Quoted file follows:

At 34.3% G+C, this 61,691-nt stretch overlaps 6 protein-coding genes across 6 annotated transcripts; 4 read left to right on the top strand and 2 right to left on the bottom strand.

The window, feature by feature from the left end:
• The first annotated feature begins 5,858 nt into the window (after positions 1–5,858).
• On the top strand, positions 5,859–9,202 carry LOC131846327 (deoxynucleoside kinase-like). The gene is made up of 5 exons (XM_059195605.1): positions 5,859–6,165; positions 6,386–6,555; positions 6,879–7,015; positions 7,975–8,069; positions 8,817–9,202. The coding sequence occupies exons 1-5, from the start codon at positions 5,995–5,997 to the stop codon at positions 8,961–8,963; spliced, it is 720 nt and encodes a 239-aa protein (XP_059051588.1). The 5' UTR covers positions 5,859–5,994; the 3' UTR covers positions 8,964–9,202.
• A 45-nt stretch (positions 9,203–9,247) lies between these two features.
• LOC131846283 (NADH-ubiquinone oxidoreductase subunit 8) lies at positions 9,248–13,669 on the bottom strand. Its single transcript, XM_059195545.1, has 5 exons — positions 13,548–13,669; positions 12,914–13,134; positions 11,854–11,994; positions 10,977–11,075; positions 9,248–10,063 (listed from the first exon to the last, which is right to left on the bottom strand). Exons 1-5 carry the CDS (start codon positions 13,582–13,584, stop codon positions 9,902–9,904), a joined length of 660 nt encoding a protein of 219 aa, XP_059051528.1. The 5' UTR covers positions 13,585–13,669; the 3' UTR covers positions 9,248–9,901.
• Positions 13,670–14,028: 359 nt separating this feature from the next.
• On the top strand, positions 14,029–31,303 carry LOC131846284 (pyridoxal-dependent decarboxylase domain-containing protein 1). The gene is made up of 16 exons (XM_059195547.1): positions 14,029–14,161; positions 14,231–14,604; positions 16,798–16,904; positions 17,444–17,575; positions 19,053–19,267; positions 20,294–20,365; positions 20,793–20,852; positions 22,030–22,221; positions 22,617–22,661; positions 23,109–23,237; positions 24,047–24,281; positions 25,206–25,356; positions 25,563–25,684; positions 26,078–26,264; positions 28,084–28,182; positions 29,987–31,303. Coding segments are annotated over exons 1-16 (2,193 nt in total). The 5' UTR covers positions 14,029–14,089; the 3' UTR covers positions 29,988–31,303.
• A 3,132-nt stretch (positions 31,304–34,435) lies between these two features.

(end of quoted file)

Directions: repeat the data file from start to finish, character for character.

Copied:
At 34.3% G+C, this 61,691-nt stretch overlaps 6 protein-coding genes across 6 annotated transcripts; 4 read left to right on the top strand and 2 right to left on the bottom strand.

The window, feature by feature from the left end:
• The first annotated feature begins 5,858 nt into the window (after positions 1–5,858).
• On the top strand, positions 5,859–9,202 carry LOC131846327 (deoxynucleoside kinase-like). The gene is made up of 5 exons (XM_059195605.1): positions 5,859–6,165; positions 6,386–6,555; positions 6,879–7,015; positions 7,975–8,069; positions 8,817–9,202. The coding sequence occupies exons 1-5, from the start codon at positions 5,995–5,997 to the stop codon at positions 8,961–8,963; spliced, it is 720 nt and encodes a 239-aa protein (XP_059051588.1). The 5' UTR covers positions 5,859–5,994; the 3' UTR covers positions 8,964–9,202.
• A 45-nt stretch (positions 9,203–9,247) lies between these two features.
• LOC131846283 (NADH-ubiquinone oxidoreductase subunit 8) lies at positions 9,248–13,669 on the bottom strand. Its single transcript, XM_059195545.1, has 5 exons — positions 13,548–13,669; positions 12,914–13,134; positions 11,854–11,994; positions 10,977–11,075; positions 9,248–10,063 (listed from the first exon to the last, which is right to left on the bottom strand). Exons 1-5 carry the CDS (start codon positions 13,582–13,584, stop codon positions 9,902–9,904), a joined length of 660 nt encoding a protein of 219 aa, XP_059051528.1. The 5' UTR covers positions 13,585–13,669; the 3' UTR covers positions 9,248–9,901.
• Positions 13,670–14,028: 359 nt separating this feature from the next.
• On the top strand, positions 14,029–31,303 carry LOC131846284 (pyridoxal-dependent decarboxylase domain-containing protein 1). The gene is made up of 16 exons (XM_059195547.1): positions 14,029–14,161; positions 14,231–14,604; positions 16,798–16,904; positions 17,444–17,575; positions 19,053–19,267; positions 20,294–20,365; positions 20,793–20,852; positions 22,030–22,221; positions 22,617–22,661; positions 23,109–23,237; positions 24,047–24,281; positions 25,206–25,356; positions 25,563–25,684; positions 26,078–26,264; positions 28,084–28,182; positions 29,987–31,303. Coding segments are annotated over exons 1-16 (2,193 nt in total). The 5' UTR covers positions 14,029–14,089; the 3' UTR covers positions 29,988–31,303.
• A 3,132-nt stretch (positions 31,304–34,435) lies between these two features.